And many of the gains made were a direct result of Outterbridge’s efforts. Few people had “the political push that ’Bridge had,” Dickson says. Under his direction, the C.A.A. ushered into Compton “a burst of Black arts,” Johnson says — and soon, that energy began to extend outward. “Using the strategies employed at the C.A.A.,” says Wyatt, “we then start seeing these shows outside of the academy.” There was “Three Graphic Artists” in 1971, the first exhibition at LACMA featuring work by contemporary Black artists: Charles White, David Hammons and Timothy Washington. And a year later, LACMA presented “A Panorama of Black Artists,” which included 51 Black artists, among them Outterbridge, Betye Saar, Dickson, Pinkney, Purifoy and Wyatt. In just a short span of time, the C.A.A. had helped prove that there is, indeed, power in numbers: By operating as a collective, its artists made it nearly impossible for institutions to ignore the movement that was taking hold there.
By the end of 1972, though, right after Nixon’s re-election, the O.E.O. discontinued its support of the academy. The C.A.A. survived for three more years, relying on a patchwork of donations and aid, before closing in 1975.
Nevertheless, Outterbridge, who died in November 2020 at 87, was able to use the C.A.A. as a blueprint for a community-based arts institution and become a “catalyst in keeping that energy going,” says Wyatt. “It just shifted from Compton to Watts.” Outterbridge spent the next 18 years as the director of the Watts Towers Arts Center, working with influential leaders like Dickson and the photographer Willie Middlebrook, whom he’d brought with him from the C.A.A. And it was there — at the same institution that had first incubated the idea of bringing Black artists together through community-based projects — that Los Angeles’s Black Arts Movement truly took off.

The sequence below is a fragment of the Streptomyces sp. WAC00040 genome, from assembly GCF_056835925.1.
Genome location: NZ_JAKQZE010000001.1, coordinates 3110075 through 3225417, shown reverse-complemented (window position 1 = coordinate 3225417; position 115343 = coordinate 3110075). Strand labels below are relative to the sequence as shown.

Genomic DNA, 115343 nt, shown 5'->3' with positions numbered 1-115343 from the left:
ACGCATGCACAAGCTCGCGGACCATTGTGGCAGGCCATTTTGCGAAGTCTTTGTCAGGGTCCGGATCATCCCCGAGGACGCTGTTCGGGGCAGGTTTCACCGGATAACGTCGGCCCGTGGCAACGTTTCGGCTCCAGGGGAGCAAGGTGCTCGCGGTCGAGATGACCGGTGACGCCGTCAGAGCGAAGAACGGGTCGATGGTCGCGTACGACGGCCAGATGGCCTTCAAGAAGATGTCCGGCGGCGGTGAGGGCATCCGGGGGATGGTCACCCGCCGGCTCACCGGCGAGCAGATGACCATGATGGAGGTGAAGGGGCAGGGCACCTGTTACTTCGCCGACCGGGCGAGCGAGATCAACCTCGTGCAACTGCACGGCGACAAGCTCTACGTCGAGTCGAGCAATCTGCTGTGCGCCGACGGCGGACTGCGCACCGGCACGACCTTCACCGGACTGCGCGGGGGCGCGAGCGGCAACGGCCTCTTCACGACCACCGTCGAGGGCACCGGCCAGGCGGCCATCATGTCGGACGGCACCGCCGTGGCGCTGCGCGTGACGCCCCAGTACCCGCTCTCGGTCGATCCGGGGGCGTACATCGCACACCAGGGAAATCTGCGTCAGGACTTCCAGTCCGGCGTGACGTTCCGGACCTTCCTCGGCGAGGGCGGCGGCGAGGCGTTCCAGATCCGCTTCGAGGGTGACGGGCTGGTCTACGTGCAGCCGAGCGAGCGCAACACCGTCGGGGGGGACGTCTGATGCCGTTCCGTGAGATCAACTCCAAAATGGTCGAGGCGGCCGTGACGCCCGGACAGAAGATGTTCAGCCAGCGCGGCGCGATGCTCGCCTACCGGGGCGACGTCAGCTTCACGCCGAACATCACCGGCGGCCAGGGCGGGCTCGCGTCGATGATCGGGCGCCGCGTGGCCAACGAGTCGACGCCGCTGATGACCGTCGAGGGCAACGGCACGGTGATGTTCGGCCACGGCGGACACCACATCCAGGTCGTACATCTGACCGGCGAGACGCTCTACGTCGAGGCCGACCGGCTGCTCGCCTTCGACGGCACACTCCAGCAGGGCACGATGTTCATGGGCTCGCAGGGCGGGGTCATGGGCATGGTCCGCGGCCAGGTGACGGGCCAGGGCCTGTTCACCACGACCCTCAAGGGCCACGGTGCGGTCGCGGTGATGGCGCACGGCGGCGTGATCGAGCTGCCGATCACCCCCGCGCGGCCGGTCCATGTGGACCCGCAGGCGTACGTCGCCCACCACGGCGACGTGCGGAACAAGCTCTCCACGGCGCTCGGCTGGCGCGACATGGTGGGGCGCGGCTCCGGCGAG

Even so, the C.A.A. undoubtedly helped shape Black culture in Compton, a city that was, for a brief moment, at the forefront of Black empowerment in America. And this legacy has continued to inspire hope that the city will be again. The school laid the groundwork, for example, for the Compton-based artist and activist Rosalind McGary to found Sepia Collective in 2016, which launched the Compton Arts Project three years later. What started as “a beautification project that was community-centered,” she says, has since evolved, with the help of organizations like A Blade of Grass, a nonprofit that supports socially engaged art, into “a series of exhibitions, installations and activations that highlight Compton’s impact on world art and culture.” And there are a number of other organizations working today in Compton alongside McGary’s, helping to reframe the city’s history to include its engagement with the arts. One of them, the nonprofit Compton Art Walk, is even organizing a photography exhibition about the academy that will open later this year at Gallery 90220 in South Los Angeles. The C.A.A. “nurtured the artistic spirit that all these organizations benefit from,” says the Compton-based writer Jenise Miller, who grew up surrounded by Pinkney’s murals and has since spent time researching the school. “Art is in the DNA here.”